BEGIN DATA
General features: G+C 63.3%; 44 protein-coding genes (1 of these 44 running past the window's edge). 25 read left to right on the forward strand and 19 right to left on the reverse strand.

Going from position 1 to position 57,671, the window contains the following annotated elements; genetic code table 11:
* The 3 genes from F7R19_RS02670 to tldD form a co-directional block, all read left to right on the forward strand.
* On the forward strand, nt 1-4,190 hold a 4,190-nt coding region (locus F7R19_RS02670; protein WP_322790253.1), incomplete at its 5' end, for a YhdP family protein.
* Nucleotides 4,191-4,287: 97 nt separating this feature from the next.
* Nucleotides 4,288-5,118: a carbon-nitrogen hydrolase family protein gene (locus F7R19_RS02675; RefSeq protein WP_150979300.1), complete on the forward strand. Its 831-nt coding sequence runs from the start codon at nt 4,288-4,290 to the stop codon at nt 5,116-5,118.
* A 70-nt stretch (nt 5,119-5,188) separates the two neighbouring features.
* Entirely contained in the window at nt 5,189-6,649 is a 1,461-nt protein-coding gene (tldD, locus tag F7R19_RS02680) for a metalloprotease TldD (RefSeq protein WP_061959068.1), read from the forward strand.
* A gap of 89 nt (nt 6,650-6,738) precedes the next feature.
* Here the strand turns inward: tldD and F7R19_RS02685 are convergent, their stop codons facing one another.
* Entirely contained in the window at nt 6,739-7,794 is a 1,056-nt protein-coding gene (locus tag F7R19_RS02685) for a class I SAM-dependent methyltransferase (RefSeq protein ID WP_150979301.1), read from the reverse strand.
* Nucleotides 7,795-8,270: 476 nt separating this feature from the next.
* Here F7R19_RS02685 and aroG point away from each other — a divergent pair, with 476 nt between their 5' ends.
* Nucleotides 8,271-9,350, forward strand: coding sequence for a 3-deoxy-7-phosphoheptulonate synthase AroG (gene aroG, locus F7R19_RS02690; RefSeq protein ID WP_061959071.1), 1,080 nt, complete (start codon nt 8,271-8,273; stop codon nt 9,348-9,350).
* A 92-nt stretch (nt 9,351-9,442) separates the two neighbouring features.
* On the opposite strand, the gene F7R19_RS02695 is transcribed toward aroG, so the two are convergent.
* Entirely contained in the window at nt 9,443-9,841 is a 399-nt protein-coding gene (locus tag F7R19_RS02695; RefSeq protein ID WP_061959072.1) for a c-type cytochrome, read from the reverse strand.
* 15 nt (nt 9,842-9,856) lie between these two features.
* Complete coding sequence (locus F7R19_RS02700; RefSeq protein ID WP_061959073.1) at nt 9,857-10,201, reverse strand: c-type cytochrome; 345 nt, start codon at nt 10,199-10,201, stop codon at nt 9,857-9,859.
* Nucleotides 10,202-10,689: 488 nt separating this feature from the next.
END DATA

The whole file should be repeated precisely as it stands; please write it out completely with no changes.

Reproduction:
General features: G+C 63.3%; 44 protein-coding genes (1 of these 44 running past the window's edge). 25 read left to right on the forward strand and 19 right to left on the reverse strand.

Going from position 1 to position 57,671, the window contains the following annotated elements; genetic code table 11:
* The 3 genes from F7R19_RS02670 to tldD form a co-directional block, all read left to right on the forward strand.
* On the forward strand, nt 1-4,190 hold a 4,190-nt coding region (locus F7R19_RS02670; protein WP_322790253.1), incomplete at its 5' end, for a YhdP family protein.
* Nucleotides 4,191-4,287: 97 nt separating this feature from the next.
* Nucleotides 4,288-5,118: a carbon-nitrogen hydrolase family protein gene (locus F7R19_RS02675; RefSeq protein WP_150979300.1), complete on the forward strand. Its 831-nt coding sequence runs from the start codon at nt 4,288-4,290 to the stop codon at nt 5,116-5,118.
* A 70-nt stretch (nt 5,119-5,188) separates the two neighbouring features.
* Entirely contained in the window at nt 5,189-6,649 is a 1,461-nt protein-coding gene (tldD, locus tag F7R19_RS02680) for a metalloprotease TldD (RefSeq protein WP_061959068.1), read from the forward strand.
* A gap of 89 nt (nt 6,650-6,738) precedes the next feature.
* Here the strand turns inward: tldD and F7R19_RS02685 are convergent, their stop codons facing one another.
* Entirely contained in the window at nt 6,739-7,794 is a 1,056-nt protein-coding gene (locus tag F7R19_RS02685) for a class I SAM-dependent methyltransferase (RefSeq protein ID WP_150979301.1), read from the reverse strand.
* Nucleotides 7,795-8,270: 476 nt separating this feature from the next.
* Here F7R19_RS02685 and aroG point away from each other — a divergent pair, with 476 nt between their 5' ends.
* Nucleotides 8,271-9,350, forward strand: coding sequence for a 3-deoxy-7-phosphoheptulonate synthase AroG (gene aroG, locus F7R19_RS02690; RefSeq protein ID WP_061959071.1), 1,080 nt, complete (start codon nt 8,271-8,273; stop codon nt 9,348-9,350).
* A 92-nt stretch (nt 9,351-9,442) separates the two neighbouring features.
* On the opposite strand, the gene F7R19_RS02695 is transcribed toward aroG, so the two are convergent.
* Entirely contained in the window at nt 9,443-9,841 is a 399-nt protein-coding gene (locus tag F7R19_RS02695; RefSeq protein ID WP_061959072.1) for a c-type cytochrome, read from the reverse strand.
* 15 nt (nt 9,842-9,856) lie between these two features.
* Complete coding sequence (locus F7R19_RS02700; RefSeq protein ID WP_061959073.1) at nt 9,857-10,201, reverse strand: c-type cytochrome; 345 nt, start codon at nt 10,199-10,201, stop codon at nt 9,857-9,859.
* Nucleotides 10,202-10,689: 488 nt separating this feature from the next.